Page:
Another potential advantage driving the adoption of hydrogen fuel cell technology is the fueling infrastructure, which “scales a lot easier and a lot less expensively” than does the charging infrastructure required for battery-electric vehicles, especially for heavy-duty trucks, O’Leary suggested.

But the U.S. is 18 to 24 months behind Europe “in terms of the conversation and awareness” of hydrogen as a viable technology for powering vehicles, O’Leary noted.

Indeed, earlier this week Daimler Truck and TotalEnergies signed an agreement to “kickstart” the development of ecosystems for heavy-duty trucks running on hydrogen. TotalEnergies hopes to operate up to 150 hydrogen refueling stations in Germany, the Netherlands, Belgium, Luxemburg, and France by 2030, while Daimler Truck will supply the hydrogen-powered fuel-cell vehicles. Daimler Truck also has a similar agreement with BP in the United Kingdom.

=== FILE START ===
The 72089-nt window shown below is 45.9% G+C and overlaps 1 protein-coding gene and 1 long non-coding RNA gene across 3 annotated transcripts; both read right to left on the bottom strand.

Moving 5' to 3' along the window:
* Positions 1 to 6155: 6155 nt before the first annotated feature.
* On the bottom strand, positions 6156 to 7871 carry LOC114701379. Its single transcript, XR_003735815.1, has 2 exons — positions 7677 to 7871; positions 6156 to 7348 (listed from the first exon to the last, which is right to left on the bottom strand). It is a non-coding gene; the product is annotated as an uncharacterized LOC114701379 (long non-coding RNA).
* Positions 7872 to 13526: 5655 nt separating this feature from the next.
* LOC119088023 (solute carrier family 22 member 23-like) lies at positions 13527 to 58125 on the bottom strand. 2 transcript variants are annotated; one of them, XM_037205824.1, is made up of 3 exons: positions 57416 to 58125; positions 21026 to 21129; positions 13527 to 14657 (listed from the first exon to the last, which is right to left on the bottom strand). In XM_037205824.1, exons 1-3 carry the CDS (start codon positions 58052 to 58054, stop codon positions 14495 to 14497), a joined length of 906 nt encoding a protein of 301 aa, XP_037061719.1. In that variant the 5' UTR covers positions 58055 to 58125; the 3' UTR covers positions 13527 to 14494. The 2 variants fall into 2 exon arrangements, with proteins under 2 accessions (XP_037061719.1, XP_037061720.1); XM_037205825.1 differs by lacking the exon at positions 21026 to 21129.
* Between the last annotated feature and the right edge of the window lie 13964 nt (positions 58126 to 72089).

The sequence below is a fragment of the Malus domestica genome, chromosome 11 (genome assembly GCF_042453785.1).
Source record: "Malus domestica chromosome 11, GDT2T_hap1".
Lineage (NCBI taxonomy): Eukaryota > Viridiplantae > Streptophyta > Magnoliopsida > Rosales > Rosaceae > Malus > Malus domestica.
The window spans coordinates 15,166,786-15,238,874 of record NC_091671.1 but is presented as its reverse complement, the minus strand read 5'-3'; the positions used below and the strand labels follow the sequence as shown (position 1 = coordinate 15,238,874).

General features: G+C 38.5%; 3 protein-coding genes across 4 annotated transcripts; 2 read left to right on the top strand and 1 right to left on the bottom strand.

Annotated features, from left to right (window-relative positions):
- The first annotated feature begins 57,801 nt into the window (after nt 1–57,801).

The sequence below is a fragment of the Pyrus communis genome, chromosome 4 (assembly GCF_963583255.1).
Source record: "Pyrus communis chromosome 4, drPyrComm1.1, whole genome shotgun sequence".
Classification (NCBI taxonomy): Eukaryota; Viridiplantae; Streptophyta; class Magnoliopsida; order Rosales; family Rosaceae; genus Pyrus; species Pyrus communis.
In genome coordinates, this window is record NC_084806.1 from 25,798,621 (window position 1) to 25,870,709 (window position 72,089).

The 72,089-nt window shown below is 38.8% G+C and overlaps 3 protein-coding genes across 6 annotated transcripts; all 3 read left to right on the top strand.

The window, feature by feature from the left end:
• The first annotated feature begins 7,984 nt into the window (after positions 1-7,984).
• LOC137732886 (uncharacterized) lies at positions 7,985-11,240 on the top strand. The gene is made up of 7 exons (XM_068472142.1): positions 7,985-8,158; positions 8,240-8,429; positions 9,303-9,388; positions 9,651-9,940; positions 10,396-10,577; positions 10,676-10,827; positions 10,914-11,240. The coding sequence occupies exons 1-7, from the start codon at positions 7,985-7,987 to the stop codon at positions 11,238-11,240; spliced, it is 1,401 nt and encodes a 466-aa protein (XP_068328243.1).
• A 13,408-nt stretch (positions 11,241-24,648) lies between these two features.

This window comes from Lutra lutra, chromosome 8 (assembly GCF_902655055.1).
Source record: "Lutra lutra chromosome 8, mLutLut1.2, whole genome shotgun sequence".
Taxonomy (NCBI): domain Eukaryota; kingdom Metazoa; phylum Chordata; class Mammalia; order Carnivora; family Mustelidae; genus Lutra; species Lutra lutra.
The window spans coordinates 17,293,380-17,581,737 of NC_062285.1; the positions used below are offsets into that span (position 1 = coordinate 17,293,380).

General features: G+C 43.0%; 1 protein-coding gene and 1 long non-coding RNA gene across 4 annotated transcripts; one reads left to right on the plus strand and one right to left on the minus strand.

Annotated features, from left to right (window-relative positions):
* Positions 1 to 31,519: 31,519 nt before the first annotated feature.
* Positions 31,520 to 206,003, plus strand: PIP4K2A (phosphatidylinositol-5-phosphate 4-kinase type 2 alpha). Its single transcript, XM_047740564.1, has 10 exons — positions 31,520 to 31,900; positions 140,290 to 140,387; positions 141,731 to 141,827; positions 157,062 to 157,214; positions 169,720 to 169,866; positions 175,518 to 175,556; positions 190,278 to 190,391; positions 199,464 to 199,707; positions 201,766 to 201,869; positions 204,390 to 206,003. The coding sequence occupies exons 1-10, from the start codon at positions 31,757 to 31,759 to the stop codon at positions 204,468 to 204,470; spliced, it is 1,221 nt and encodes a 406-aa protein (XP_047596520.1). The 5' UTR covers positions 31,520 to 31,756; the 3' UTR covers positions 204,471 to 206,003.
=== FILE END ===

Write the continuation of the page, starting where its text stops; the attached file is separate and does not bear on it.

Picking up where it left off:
And earlier this year, Daimler Truck and Volvo Group completed launched their joint fuel-cell company, Cellcentric.

Still, O’Leary emphasized that DTNA is “not going to zero diesel engines anytime soon,” even as the Daimler has targeted 2039 for being carbon-neutral. For the U.S., Canada, Europe, and Japan, diesel engines “will typically be outlawed by the government,” O’Leary noted.

“2039 is a long ways away, so between now and then we are going to continue to build diesel engines,” he said. “But as the emissions regulations dictate more electric and more hydrogen going forward, we need to have an answer. A lot of people try to make it an either/or thing, but it's not. We'll have both [diesel and electric].”